The Dow Jones index hit a fresh record high, adding another 0.3% on Wednesday. This is in contrast to the Nasdaq 100 index, which declined 0.54% to post a second straight day of losses, while the S&P 500 was little changed after the latest US cash session.
The Dow has been finding support around the psychologically-important 30,000 mark in the early stages of 2021, as its 50-day simple moving average continues guiding the index upwards.
With its 14-day relative strength index (RSI) yet to breach into overbought territory, coupled with the bullish momentum indicator (MACD), it suggests that this index still has more room to climb, at least from a technical perspective.
Which stocks helped the Dow higher on Wednesday (17 Feb)? And why?
Retail and consumer-centric stocks such as Verizon (+5.24%), Home Depot (+2.01%), and Nike (+1.61%) were among the biggest boosters to the Dow Jones index on Wednesday. This was on the back of better-than-expected retail sales seen in the US economy last month. January’s retail sales figures grew at 5.3% compared to December, registering its fastest month-on-month growth since June 2020. That 5.3% print far exceeded market estimates of 1.1%.
The data indicates that US fiscal stimulus is doing its part in boosting demand and consumption levels in the world’s largest economy.
Congress has approved $600 checks in late December, which translated into double-digit gains for the likes of online shopping, furniture stores, and even electronic appliances sales. And with President Joe Biden having pledged $1400 checks as part of his proposed $1.9 trillion fiscal stimulus package, potentially by mid-March, the evidence suggests that household demand could see a further boost next month, and help advance the stocks of companies exposed to the retail sectors.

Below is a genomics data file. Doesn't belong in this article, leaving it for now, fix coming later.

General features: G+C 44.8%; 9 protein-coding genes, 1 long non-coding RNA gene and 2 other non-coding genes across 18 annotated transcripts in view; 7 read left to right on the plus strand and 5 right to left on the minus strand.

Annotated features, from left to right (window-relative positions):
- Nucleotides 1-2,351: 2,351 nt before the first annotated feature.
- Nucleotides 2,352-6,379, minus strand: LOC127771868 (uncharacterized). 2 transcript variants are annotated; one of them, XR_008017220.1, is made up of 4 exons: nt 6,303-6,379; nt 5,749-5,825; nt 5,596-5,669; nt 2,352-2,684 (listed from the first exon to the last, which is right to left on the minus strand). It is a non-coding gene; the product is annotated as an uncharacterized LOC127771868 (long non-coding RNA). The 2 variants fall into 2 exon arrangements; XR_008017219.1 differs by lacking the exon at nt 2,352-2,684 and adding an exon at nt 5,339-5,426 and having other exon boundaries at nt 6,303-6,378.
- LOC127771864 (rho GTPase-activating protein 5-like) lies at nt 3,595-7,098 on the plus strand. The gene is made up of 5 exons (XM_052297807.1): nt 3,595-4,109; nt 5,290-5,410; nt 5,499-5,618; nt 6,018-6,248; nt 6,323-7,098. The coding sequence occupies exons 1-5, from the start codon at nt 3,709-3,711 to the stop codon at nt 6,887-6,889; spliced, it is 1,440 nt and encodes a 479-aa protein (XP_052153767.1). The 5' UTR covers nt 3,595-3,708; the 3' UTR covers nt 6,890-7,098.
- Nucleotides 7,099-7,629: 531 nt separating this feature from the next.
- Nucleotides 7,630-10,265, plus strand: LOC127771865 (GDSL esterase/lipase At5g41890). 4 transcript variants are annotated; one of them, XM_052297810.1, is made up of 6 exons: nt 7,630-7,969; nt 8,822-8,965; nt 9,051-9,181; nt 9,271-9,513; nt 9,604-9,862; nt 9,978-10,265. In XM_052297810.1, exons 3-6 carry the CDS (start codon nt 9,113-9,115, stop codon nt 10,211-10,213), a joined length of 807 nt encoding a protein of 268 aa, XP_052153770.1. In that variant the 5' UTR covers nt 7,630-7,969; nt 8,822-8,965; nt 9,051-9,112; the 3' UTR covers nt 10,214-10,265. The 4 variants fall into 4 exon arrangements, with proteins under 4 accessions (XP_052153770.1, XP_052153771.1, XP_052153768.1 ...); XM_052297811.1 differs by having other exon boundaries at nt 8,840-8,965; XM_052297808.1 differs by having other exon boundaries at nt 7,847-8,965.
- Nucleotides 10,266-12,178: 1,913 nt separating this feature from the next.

January’s industrial production also came in at a better-than-expected rate of 0.9%, which suggests the US recovery momentum remains intact. Chevron (+3%) was another big contributor to the Dow’s mid-week gains, riding on the back of higher oil prices. US crude is now at its highest levels since January 2020, having already breached the $60/bbl mark this week. The surge in oil prices is largely due to the polar vortex in the States which has disrupted supplies while ramping up demand for heating fuels.
What could bring this party in US stocks to a halt?
But some segments of the markets are already skeptical about how much higher stock markets can go, considering the rise in Treasury yields. For context, 10-year Treasury yields have been steadily rising since August from that 0.5% region, with US stock indices rising in tandem. But 2021 has seen a supercharged advance in Treasury yields.
Yields on the 10-year have risen by as much as 40 basis points so far this year, breaching 1.3% this week. Much of this is due to the optimism surrounding the US economic outlook, and the recovery has been aided by multiple injections of fiscal stimulus and of the Covid-19 vaccine.
As the US outlook improves, Treasury yields rise. So too do the chances of the Fed paring down its support for the US economy and financial markets. And when the Fed does indeed taper, that’s seen as a negative for stocks markets, given that policymakers would then be choking the flow of easy money. Also, should yields keep rising from current levels, they then become more attractive for investors once more, who then might be tempted to revert funds back into those assets at the expense of equities. The timing of this pivot, in either the Fed’s stance or in investors’ asset allocations, all remains subject to debate, and markets are likely to contend with conundrum for a while more.